Councillor Eddie Strengiel to Councillor Neil Murray, the Portfolio Holder for Economic Growth
Does the portfolio holder agree with me that all future developments should adhere to the ambitious environmental standards, as set out in the draft Central Lincolnshire Local Plan?
All planning applications were assessed against the national planning policy framework and the current development plan requirements, which for Lincoln was the Central Lincolnshire Local Plan, which had been adopted in 2016. The plan was in the process of being renewed, and as it progressed further through the system, the draft policies within it could be used as a reference point by applicants. However, the key document remained the adopted plan until such time as a new local plan was formally adopted. Once the next iteration of the plan had been adopted, which would follow further public consultation and examination by the Planning Inspector; and formal adoption by the Central Lincolnshire Joint Planning Committee, this would become the benchmark for any future applications.
What was the expected date for the adoption of the new local plan? If approved, the Western Growth Corridor would not be required to adhere to the ambitious standards in the draft Local Plan. Therefore, what additional steps would the City Council take to ensure that this development, if approved, was as environmentally friendly as possible; and that the development as a whole would achieve net zero, as the Council had previously claimed to be targeting?
Councillor Neil Murray stated that the new local plan would be adopted in September 2022. As regards the Western Growth Corridor, it was not appropriate to discuss it, given the advice within the report not to enter into a discussion, as it was a live planning application, and any discussion could adversely affect the planning committee process.
Councillor David Clarkson to Councillor Ric Metcalfe, the Leader of the Council
Following the Prime Minister's recent speech regarding devolution, ahead of the government white paper, can you outline your vision of devolution in Lincoln and in Lincolnshire?
Councillor Ric Metcalfe stated that it was encouraging to read the Prime Minister’s and the Secretary of State’s re-affirmation of their commitment to supporting strong local leadership and in turn the devolution of responsibilities to a local level.
Some members would recall that the City Council had voted in favour of a set of devolutionary powers from central government for Greater Lincolnshire in 2016/17. This would have included an annual dowry of £15 million over thirty years, along with other benefits. Unfortunately that devolution deal was not supported by the county council and one of the district councils, so after much grief and all work put into it, it came to nothing. However, the government appeared now to be in agreement that districts had a key role to play in devolution, so that it was not just about county councils and unitaries. This was welcomed.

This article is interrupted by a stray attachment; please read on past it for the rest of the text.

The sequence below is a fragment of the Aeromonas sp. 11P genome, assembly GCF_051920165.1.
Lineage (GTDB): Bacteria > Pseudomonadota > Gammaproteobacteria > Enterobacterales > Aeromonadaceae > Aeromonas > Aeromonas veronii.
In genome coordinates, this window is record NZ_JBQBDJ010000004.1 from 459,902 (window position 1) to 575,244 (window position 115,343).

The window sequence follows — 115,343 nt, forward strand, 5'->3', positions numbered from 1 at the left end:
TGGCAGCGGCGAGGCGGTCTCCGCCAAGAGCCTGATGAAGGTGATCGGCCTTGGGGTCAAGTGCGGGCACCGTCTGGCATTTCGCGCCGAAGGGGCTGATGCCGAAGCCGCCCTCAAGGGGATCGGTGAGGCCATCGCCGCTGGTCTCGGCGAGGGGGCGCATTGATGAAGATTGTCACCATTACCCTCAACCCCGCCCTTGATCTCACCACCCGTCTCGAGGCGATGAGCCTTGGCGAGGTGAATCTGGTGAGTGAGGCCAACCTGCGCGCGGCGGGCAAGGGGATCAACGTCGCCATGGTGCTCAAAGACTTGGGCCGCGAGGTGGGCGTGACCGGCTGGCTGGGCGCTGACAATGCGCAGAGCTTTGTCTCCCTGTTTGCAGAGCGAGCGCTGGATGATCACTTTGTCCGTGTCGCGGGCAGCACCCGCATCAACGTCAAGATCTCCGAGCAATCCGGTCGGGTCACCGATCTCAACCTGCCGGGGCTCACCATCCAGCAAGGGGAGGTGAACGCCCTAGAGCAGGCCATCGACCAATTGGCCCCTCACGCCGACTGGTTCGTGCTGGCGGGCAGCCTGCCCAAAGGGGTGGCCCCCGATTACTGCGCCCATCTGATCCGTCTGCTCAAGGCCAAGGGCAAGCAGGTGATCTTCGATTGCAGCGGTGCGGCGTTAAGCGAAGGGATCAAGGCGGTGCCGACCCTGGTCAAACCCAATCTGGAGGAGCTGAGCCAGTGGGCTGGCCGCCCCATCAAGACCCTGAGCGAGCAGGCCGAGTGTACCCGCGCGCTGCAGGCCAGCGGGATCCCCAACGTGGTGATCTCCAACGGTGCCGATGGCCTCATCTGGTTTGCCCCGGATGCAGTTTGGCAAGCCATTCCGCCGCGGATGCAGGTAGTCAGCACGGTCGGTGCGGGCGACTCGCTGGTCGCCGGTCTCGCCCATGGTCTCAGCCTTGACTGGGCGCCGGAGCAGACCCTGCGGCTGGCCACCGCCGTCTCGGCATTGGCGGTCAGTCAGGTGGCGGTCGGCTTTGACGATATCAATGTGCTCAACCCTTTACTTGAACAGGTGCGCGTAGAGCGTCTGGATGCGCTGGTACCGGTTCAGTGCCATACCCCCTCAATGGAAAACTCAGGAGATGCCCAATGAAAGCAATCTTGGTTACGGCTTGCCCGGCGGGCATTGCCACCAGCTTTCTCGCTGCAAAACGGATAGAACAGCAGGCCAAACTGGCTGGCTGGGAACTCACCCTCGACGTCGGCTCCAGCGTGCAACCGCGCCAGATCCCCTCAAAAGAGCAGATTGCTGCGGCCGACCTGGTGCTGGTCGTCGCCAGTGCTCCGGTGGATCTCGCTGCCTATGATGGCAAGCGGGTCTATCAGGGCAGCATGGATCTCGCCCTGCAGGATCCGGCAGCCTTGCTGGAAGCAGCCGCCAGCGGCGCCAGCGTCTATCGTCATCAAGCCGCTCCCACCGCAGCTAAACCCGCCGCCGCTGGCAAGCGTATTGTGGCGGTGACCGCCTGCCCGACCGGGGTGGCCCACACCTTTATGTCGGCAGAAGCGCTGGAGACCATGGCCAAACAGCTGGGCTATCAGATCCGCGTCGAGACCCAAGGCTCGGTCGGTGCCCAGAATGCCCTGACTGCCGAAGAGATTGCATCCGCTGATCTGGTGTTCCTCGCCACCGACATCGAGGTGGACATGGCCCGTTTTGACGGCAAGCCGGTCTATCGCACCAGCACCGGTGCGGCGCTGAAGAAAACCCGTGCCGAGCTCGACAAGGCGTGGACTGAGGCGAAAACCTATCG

The Council had always agreed with the notion of increasing local accountability, as there had been too much top-down form of government for many years across governments of various political control.
If there was an opportunity to have more influence to raise the aspirations of local communities, then the Council would certainly support moves on devolution.
Would the Leader of the Council ensure members were kept updated on progress with this matter, including any details of conversations with fellow council leaders across Lincolnshire?
Councillor Ric Metcalfe confirmed he would be happy to do so.
Councillor Tom Dyer to Councillor Ric Metcalfe, the Leader of the Council
As part of Her Majesty the Queen Elizabeth’s Platinum Jubilee next year, there will be the creation of new lord mayoralties. As one of the three oldest mayoralties in the country, I believe we have a very strong case to advance and continue our proud tradition. Does the Leader believe that Lincoln has a strong case to become a lord mayoralty?
Councillor Ric Metcalfe confirmed this was something all could agree on. Lord mayor status was an exceptional status and was conferred on the mayoralty of cites, which were usually long established and had a long history. There were some specific guidelines that strongly advised against paying for lobbyists in order to make the case to government for lord mayor status.
Any application would require information in particular categories: distinct identity; civic pride; cultural infrastructure; interesting heritage; history and tradition; vibrant and welcoming communities; a record of innovation; sound administration; some association with royalty; and any other distinctive features.
The initial assessment was that actually Lincoln excelled in every one of those categories. Based on what the government was seeking, this would form the basis of the case. Councillor Ric Metcalfe stated that there was an exceptional chance of success and he was given to understand that more than one award could be made on this occasion.
The Council would be liaising with partners across the city, various service areas, and various other stakeholders, to obtain widespread support. There had been discussions with the Lord Lieutenant and the Member of Parliament on this application.
Councillor Tom Dyer put on record the full support of the Conservative group to the making of an application.